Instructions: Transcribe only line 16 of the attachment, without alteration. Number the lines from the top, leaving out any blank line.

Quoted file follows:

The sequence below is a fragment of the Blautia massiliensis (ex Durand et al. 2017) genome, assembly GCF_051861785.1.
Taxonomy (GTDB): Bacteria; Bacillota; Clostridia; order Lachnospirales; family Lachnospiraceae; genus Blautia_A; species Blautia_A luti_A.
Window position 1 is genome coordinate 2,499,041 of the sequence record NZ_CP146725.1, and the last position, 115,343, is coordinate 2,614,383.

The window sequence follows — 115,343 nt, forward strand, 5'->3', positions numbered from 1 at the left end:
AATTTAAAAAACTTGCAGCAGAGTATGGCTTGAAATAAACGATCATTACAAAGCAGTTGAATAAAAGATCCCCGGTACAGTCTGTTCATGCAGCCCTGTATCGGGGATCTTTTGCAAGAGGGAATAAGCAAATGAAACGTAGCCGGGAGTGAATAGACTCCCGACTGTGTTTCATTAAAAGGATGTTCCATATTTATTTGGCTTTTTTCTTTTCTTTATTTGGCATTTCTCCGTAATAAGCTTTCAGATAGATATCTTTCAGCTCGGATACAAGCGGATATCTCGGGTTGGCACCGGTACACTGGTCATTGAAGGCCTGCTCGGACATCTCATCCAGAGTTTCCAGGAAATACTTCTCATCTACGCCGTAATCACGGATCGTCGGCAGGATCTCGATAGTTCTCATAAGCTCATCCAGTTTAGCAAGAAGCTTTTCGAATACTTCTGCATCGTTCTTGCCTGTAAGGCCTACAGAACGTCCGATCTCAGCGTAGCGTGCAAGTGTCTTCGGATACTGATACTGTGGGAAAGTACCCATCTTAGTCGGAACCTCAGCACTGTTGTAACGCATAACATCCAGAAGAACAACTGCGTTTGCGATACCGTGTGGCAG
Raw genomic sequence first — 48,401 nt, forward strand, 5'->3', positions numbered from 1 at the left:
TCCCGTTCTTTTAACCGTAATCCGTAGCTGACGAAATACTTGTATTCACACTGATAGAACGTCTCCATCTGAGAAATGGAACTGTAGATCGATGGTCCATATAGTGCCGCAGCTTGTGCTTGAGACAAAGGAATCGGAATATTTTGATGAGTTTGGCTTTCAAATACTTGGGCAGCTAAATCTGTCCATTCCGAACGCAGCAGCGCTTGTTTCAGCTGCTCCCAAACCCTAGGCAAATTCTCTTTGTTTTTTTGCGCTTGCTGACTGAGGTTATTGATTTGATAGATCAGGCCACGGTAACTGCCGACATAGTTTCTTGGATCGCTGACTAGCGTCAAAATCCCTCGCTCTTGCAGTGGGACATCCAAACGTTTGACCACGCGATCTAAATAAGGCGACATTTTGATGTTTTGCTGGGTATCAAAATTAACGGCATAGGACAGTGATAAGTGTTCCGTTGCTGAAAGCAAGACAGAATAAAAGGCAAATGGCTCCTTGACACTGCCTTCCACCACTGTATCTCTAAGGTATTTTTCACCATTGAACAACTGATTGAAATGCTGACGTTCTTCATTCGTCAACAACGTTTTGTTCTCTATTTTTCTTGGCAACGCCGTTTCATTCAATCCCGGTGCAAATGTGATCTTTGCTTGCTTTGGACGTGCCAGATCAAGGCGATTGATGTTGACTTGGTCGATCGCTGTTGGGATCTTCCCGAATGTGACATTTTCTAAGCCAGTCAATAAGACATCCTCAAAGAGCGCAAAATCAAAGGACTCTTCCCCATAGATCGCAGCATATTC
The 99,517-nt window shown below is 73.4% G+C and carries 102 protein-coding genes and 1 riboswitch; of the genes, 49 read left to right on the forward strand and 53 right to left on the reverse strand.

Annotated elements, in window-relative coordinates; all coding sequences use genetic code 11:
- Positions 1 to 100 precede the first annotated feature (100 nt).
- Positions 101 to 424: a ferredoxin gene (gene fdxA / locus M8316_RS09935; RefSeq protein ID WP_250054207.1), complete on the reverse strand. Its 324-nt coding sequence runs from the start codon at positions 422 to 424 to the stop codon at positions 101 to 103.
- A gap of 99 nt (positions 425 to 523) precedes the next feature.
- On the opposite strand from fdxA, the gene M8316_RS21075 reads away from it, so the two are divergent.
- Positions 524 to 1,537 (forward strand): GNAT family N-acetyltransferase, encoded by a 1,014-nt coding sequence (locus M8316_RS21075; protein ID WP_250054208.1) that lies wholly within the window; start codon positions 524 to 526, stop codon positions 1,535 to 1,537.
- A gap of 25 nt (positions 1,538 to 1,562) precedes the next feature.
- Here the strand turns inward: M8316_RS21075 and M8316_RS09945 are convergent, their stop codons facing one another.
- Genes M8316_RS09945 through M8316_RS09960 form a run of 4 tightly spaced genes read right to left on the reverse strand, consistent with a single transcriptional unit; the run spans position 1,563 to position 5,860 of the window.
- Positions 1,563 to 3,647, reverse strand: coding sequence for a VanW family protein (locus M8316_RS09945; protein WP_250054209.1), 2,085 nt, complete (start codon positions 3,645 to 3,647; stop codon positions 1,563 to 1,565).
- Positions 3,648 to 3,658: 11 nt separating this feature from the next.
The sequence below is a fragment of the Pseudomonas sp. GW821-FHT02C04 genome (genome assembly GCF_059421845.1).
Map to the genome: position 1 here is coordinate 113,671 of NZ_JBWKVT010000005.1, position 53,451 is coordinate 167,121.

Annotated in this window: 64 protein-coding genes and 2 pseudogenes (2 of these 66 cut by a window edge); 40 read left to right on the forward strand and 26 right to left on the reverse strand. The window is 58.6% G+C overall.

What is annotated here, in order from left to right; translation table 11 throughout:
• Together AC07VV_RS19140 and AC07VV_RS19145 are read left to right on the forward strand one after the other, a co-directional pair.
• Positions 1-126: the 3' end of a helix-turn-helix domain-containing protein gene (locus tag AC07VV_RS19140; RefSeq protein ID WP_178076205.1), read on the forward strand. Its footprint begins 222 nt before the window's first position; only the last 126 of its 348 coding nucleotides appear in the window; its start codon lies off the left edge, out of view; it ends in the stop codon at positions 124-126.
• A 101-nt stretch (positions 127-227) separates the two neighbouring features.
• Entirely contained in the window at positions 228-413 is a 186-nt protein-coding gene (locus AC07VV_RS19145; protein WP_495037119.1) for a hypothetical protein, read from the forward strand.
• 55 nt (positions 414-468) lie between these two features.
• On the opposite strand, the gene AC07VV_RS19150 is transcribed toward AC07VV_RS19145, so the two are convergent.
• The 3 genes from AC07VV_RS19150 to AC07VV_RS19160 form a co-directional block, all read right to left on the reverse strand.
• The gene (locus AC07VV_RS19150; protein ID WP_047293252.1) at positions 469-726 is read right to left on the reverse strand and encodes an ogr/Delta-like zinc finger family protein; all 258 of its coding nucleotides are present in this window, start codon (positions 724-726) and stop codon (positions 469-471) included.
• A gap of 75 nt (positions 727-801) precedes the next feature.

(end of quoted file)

- Here the strand turns inward: M8316_RS21075 and M8316_RS09945 are convergent, their stop codons facing one another.